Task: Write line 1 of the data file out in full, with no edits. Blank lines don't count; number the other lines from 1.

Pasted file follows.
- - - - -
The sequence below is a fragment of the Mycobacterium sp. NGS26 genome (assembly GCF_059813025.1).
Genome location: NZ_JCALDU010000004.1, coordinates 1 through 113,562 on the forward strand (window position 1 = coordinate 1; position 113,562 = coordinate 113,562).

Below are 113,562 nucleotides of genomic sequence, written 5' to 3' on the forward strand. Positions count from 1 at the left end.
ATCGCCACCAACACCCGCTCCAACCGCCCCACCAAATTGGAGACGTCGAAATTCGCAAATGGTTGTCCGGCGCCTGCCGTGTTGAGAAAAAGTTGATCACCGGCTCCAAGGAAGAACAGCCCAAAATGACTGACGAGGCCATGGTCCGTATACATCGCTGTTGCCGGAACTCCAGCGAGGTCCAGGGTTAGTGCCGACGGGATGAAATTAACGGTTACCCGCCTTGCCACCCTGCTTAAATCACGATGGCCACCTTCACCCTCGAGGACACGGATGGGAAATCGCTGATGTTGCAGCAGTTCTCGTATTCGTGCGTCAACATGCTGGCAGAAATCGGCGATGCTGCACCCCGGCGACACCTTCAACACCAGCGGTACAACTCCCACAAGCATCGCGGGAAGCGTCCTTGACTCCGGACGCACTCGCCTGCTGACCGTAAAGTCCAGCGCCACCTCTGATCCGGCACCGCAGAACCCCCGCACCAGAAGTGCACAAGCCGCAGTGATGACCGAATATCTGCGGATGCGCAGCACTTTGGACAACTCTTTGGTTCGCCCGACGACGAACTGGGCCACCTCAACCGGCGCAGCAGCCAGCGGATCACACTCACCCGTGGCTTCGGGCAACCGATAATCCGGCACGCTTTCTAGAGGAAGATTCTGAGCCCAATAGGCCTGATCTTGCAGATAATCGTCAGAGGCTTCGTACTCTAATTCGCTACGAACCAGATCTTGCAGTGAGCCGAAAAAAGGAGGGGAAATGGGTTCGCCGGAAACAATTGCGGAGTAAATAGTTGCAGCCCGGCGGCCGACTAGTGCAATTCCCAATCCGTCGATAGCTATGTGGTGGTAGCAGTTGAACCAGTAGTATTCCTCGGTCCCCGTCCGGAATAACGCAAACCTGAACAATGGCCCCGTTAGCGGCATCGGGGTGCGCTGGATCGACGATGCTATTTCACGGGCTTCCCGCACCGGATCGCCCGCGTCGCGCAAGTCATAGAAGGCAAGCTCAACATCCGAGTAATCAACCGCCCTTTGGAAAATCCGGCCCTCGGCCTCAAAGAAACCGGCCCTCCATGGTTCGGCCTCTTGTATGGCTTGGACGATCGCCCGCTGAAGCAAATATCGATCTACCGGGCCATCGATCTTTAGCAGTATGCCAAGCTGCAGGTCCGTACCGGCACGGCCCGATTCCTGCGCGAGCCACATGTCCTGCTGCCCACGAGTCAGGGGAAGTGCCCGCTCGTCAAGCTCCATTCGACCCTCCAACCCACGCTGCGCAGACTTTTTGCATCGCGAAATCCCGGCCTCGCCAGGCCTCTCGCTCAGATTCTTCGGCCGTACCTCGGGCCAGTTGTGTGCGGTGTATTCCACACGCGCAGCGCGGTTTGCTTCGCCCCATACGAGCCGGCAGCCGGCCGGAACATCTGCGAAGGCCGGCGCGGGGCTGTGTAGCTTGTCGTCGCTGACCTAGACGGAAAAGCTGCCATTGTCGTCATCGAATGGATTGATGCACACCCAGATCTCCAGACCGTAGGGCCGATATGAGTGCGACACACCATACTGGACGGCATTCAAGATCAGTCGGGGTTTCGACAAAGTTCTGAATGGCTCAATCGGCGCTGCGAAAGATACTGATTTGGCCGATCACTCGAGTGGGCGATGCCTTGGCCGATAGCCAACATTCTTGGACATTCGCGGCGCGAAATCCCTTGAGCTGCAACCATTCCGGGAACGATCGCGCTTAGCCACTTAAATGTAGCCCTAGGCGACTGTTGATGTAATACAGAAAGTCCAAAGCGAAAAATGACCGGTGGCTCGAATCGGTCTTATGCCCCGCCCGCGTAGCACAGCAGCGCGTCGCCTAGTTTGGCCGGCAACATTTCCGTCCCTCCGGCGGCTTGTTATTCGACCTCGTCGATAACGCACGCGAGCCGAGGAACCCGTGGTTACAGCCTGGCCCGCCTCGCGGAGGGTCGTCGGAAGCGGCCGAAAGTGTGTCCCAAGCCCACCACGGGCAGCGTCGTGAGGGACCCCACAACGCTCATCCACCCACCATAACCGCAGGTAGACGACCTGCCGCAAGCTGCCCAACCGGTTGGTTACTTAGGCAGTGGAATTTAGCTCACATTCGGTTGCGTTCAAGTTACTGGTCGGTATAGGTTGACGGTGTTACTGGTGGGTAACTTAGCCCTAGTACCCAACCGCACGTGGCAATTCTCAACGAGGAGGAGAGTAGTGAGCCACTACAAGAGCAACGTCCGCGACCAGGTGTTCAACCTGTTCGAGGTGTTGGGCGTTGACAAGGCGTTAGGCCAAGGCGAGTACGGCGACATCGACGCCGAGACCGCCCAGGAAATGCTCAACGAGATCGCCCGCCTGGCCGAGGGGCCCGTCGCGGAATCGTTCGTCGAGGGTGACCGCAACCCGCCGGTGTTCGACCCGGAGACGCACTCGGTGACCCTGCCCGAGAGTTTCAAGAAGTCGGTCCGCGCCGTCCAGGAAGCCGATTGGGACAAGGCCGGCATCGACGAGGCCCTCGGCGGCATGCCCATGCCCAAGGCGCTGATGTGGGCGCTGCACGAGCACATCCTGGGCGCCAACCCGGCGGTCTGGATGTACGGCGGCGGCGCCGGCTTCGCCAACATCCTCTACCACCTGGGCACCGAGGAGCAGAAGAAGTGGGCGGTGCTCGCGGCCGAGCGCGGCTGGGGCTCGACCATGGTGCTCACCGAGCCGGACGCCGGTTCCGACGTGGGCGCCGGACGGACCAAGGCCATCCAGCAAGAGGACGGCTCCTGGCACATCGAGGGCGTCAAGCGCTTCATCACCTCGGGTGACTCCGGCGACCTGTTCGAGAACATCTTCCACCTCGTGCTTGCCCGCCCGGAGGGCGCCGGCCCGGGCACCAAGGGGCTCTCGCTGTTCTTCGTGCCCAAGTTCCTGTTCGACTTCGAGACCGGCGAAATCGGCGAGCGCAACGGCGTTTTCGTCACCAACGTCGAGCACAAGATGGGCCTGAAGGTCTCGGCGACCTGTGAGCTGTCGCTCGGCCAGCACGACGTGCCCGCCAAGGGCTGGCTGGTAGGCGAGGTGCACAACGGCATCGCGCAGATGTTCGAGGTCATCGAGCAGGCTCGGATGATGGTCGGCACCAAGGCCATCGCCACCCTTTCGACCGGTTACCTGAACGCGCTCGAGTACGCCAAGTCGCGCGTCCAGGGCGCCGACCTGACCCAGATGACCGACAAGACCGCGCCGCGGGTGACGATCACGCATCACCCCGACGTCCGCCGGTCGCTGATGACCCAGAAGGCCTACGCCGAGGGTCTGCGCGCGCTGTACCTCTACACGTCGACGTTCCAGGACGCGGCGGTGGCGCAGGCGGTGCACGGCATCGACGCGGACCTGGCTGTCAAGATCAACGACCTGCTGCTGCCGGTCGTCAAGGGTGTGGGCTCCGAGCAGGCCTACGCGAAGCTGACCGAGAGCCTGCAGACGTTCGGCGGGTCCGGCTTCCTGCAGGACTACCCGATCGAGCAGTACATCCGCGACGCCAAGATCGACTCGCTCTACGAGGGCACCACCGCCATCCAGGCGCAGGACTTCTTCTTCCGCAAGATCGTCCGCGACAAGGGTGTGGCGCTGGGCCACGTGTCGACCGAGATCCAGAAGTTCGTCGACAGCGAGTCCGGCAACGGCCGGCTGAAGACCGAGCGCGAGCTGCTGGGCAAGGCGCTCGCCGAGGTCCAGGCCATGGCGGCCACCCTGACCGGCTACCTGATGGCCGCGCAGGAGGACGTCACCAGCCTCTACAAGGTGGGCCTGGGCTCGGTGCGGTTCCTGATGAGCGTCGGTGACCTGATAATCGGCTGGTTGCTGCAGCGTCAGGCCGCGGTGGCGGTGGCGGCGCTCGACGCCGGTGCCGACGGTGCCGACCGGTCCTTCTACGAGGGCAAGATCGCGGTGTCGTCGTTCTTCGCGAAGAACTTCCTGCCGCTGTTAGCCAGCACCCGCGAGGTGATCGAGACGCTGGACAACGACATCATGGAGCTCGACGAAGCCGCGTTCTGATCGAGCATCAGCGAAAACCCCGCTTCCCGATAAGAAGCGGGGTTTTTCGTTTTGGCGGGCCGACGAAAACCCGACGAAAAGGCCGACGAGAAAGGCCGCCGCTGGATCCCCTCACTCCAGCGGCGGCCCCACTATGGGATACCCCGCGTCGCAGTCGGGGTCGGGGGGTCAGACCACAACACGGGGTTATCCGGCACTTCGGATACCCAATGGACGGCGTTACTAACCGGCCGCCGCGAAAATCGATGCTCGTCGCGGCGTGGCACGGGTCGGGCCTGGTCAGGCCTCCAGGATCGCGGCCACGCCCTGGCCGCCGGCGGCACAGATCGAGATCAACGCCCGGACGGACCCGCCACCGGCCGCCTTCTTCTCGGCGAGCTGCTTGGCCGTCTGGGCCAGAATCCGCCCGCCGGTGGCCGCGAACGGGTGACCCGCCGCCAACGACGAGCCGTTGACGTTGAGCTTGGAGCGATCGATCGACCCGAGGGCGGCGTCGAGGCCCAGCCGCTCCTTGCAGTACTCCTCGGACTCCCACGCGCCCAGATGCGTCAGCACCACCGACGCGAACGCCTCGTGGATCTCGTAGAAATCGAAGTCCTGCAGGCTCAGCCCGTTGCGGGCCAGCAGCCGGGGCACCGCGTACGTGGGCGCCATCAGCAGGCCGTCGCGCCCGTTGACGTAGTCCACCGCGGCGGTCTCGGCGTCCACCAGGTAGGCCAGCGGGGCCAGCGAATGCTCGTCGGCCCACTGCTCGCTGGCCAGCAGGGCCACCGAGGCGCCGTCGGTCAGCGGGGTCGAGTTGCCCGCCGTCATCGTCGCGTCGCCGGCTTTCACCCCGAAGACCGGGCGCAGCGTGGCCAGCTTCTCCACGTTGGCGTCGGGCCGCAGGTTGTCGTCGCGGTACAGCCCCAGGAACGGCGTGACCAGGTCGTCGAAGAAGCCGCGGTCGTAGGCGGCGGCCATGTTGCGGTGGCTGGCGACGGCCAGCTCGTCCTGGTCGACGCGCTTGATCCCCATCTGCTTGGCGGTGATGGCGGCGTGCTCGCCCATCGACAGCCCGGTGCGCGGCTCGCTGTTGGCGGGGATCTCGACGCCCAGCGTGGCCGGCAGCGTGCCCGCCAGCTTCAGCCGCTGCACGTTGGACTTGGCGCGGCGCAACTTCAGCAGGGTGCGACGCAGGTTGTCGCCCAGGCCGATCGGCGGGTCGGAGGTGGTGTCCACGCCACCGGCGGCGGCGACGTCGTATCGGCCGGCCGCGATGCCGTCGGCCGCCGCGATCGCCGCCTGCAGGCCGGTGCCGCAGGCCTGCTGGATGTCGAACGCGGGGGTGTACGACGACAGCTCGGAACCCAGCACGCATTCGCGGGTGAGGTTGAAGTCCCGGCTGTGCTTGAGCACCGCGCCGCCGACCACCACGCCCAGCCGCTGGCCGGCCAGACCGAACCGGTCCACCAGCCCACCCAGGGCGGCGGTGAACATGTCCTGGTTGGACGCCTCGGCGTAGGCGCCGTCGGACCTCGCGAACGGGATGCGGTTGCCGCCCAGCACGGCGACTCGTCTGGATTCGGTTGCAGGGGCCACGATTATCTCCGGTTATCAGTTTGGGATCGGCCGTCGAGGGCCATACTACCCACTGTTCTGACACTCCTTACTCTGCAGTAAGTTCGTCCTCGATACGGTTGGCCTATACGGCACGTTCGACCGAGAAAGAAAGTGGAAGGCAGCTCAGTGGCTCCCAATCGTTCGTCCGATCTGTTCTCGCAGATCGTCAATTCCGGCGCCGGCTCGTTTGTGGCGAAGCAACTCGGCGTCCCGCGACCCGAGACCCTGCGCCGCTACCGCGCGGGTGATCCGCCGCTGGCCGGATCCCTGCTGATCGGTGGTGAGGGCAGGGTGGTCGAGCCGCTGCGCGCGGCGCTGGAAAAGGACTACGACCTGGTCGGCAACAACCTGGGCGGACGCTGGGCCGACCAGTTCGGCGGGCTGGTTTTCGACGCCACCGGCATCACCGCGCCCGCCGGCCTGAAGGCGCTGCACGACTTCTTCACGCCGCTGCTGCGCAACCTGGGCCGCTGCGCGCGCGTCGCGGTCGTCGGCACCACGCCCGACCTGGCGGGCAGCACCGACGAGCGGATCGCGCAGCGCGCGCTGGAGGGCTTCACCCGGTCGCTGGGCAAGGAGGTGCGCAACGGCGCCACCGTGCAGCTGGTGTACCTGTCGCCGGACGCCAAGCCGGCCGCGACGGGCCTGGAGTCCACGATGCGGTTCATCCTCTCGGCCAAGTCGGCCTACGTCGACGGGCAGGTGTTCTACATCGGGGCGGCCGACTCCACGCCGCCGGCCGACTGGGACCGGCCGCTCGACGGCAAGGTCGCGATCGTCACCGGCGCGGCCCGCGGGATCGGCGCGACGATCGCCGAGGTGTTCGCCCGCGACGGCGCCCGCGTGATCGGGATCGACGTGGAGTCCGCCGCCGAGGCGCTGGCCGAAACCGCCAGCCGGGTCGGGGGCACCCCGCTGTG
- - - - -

The sequence below is a fragment of the Mycobacterium sp. NGS26 genome (assembly GCF_059813025.1).